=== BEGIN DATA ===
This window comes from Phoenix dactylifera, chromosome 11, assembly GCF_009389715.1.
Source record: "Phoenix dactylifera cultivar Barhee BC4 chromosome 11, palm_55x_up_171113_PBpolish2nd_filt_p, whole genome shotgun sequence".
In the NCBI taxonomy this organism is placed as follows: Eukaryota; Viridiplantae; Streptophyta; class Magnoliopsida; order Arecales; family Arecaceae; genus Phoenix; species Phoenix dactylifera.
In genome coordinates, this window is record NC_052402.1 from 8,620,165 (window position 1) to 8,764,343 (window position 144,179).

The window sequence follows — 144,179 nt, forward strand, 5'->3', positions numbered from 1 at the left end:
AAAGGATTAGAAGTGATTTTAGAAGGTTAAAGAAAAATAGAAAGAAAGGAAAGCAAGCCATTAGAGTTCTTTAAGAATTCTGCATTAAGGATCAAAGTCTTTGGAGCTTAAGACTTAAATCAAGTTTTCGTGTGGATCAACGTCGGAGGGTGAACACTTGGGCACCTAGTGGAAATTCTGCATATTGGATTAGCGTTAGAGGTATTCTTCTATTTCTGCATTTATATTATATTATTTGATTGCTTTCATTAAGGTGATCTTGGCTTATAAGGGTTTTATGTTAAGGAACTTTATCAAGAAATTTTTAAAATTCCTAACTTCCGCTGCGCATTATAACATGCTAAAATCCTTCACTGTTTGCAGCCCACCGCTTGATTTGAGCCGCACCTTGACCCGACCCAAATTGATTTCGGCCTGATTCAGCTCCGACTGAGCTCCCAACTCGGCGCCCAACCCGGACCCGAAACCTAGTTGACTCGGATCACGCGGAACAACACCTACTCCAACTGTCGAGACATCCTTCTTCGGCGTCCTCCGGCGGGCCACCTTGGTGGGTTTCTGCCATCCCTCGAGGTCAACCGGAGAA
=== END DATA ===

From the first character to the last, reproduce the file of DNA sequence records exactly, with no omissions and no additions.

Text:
This window comes from Phoenix dactylifera, chromosome 11, assembly GCF_009389715.1.
Source record: "Phoenix dactylifera cultivar Barhee BC4 chromosome 11, palm_55x_up_171113_PBpolish2nd_filt_p, whole genome shotgun sequence".
In the NCBI taxonomy this organism is placed as follows: Eukaryota; Viridiplantae; Streptophyta; class Magnoliopsida; order Arecales; family Arecaceae; genus Phoenix; species Phoenix dactylifera.
In genome coordinates, this window is record NC_052402.1 from 8,620,165 (window position 1) to 8,764,343 (window position 144,179).

The window sequence follows — 144,179 nt, forward strand, 5'->3', positions numbered from 1 at the left end:
AAAGGATTAGAAGTGATTTTAGAAGGTTAAAGAAAAATAGAAAGAAAGGAAAGCAAGCCATTAGAGTTCTTTAAGAATTCTGCATTAAGGATCAAAGTCTTTGGAGCTTAAGACTTAAATCAAGTTTTCGTGTGGATCAACGTCGGAGGGTGAACACTTGGGCACCTAGTGGAAATTCTGCATATTGGATTAGCGTTAGAGGTATTCTTCTATTTCTGCATTTATATTATATTATTTGATTGCTTTCATTAAGGTGATCTTGGCTTATAAGGGTTTTATGTTAAGGAACTTTATCAAGAAATTTTTAAAATTCCTAACTTCCGCTGCGCATTATAACATGCTAAAATCCTTCACTGTTTGCAGCCCACCGCTTGATTTGAGCCGCACCTTGACCCGACCCAAATTGATTTCGGCCTGATTCAGCTCCGACTGAGCTCCCAACTCGGCGCCCAACCCGGACCCGAAACCTAGTTGACTCGGATCACGCGGAACAACACCTACTCCAACTGTCGAGACATCCTTCTTCGGCGTCCTCCGGCGGGCCACCTTGGTGGGTTTCTGCCATCCCTCGAGGTCAACCGGAGAA